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the body written, recollected, haunted

jonathan marshall on perth festival performance


Claudia Alessi, Michelle Fornasier, Kegan Kang, BSTC, The Lady Aoi Claudia Alessi, Michelle Fornasier, Kegan Kang, BSTC, The Lady Aoi
DIRECTOR MATTHEW LUTTON’S PRODUCTION OF YUKIO MISHIMA’S THE LADY AOI OPENED THE 2007 PERTH FESTIVAL. LUTTON ONCE AGAIN DEMONSTRATED HIS COMMAND OF DESIGN, SOUND AND LIGHT, WITH ASH GIBSON’S DOUR, BASS-HEAVY STRINGS MAINTAINING A SENSE OF MENACE, WHILE SOHAN ARIEL HAYES’ PROJECTIONS CREATED A SET OF GRAPHICS WHICH MORPHED AND EXECUTED DEFT, WIPE-TRANSITIONS.

Yasuko is the deceased lover of the protagonist Hikaru. Her hair crawls about the frame before she draws him from the hospital room of his wife, Aoi, and brings him before a rippling image of the lake where he and Yasuko once wooed.

The production looked and sounded fantastic, while Michelle Fornasier as Yasuko made the most of her black, gothic dress to slink and prance about the stage. Nevertheless, Lutton is still wanting in directing actors, consequently he exacerbates the clunkiness of Mishima’s text. Passages like the nurse’s boast that the “sexual complexes” which cause illness have been cured by her regular intercourse and analysis with the doctors reads like an adolescent male fantasy, rendered all the more ludicrous by its sledgehammer Freudianism. Lutton fails to overcome such problems—Hikaru has little to do other than stare earnestly during his flashbacks. “Was that a woman’s cry?” he asks, before immediately falling back under Yasuko’s spell like a hypnotised subject from a bad Hammer horror film.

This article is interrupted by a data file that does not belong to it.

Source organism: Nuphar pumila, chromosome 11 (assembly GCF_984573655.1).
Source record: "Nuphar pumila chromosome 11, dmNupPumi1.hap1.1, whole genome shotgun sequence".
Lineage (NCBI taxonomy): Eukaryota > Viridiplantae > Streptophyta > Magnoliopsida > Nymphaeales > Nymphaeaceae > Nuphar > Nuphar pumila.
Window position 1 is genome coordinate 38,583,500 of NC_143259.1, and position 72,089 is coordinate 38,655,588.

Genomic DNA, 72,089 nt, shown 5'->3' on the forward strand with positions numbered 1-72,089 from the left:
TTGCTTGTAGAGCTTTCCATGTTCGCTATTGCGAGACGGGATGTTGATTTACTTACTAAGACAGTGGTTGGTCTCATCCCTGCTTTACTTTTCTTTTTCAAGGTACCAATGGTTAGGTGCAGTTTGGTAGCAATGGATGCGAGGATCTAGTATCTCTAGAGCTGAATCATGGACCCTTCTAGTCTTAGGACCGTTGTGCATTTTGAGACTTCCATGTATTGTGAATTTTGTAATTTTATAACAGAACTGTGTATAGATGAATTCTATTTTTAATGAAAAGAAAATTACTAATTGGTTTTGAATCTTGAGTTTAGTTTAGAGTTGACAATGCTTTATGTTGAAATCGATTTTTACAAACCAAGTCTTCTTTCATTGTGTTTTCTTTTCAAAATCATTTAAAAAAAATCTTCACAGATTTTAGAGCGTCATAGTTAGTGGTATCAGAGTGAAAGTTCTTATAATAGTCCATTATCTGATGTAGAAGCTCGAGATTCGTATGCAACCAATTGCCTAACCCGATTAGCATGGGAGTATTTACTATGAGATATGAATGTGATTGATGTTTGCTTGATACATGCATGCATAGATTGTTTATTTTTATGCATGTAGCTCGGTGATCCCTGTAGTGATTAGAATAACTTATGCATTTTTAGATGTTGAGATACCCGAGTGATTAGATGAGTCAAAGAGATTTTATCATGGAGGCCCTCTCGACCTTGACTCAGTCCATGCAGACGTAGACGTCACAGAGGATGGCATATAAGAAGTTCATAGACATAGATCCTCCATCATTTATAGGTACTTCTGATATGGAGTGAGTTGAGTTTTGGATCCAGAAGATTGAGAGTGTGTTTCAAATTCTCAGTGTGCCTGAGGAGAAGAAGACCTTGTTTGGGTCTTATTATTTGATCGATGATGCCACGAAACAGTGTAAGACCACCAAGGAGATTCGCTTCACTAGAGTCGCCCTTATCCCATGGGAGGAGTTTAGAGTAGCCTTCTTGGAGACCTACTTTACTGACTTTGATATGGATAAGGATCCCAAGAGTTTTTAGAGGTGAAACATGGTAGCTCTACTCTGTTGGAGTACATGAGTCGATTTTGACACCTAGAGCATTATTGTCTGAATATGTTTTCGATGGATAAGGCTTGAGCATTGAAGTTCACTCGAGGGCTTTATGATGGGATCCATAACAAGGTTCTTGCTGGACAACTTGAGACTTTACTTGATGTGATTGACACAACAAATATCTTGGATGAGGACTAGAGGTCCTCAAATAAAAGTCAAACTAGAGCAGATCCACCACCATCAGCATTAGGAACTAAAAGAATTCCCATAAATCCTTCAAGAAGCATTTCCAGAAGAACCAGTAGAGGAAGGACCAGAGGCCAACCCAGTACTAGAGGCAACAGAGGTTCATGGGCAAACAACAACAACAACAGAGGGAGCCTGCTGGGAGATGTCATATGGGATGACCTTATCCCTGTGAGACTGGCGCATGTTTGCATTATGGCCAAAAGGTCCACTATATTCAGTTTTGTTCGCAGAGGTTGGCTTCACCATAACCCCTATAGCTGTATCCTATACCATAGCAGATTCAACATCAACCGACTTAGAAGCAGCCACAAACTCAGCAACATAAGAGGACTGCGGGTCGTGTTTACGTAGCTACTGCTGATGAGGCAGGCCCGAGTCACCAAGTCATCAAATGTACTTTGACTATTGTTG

wild cursive

Taiwanese choreographer Lin Hwai-min’s Wild Cursive drew heavily upon Tai-Chi and Eastern body training, and was accompanied by a literally breath-taking score consisting of shattered, distorted field-recordings of pebbles, the sparse rumble of waves, and other materials nestled within a spacious silence which demanded deep attention from the audience. As the dance tempo rose and fell, arms windmilled in great, blurred arcs, while the undulations of the dancers’ torsos rolling up or down from deep, off-centred crouches seemed to defy gravity—as though time and physics had been stopped or stretched through their exacting concentration.

The intensity of the performance escalated rapidly, with curvilinear dancers filling the stage in a rippling mass with such speed and complexity in their indirect ‘call-and-response’ exchanges (the dancers rarely touched) that it was almost as if all structure evaporated. Having deployed this unrelenting aesthetic to deconstruct the dance’s legibility, Lin then forged deep pauses between each pyramidal sinuous pose or momentary extension upward. Gender emerged as a major organising principle. The audience was eased through the disorientation of the initial frenzy by the simpler dyad of active males dancing with reactive women. Even so, the extraordinary movements enacted in the women’s later solos—notably the one performed by associate director Lee Ching-chun—appeared to exceed human capability, with the spine rolled behind the feet so far and in such a slowly measured fashion as to surely overbalance the dancer, yet her strength and careful judging of trajectory (or flow of chi) enabling a momentary return to standing, prior to a leap—also without apparent preparation.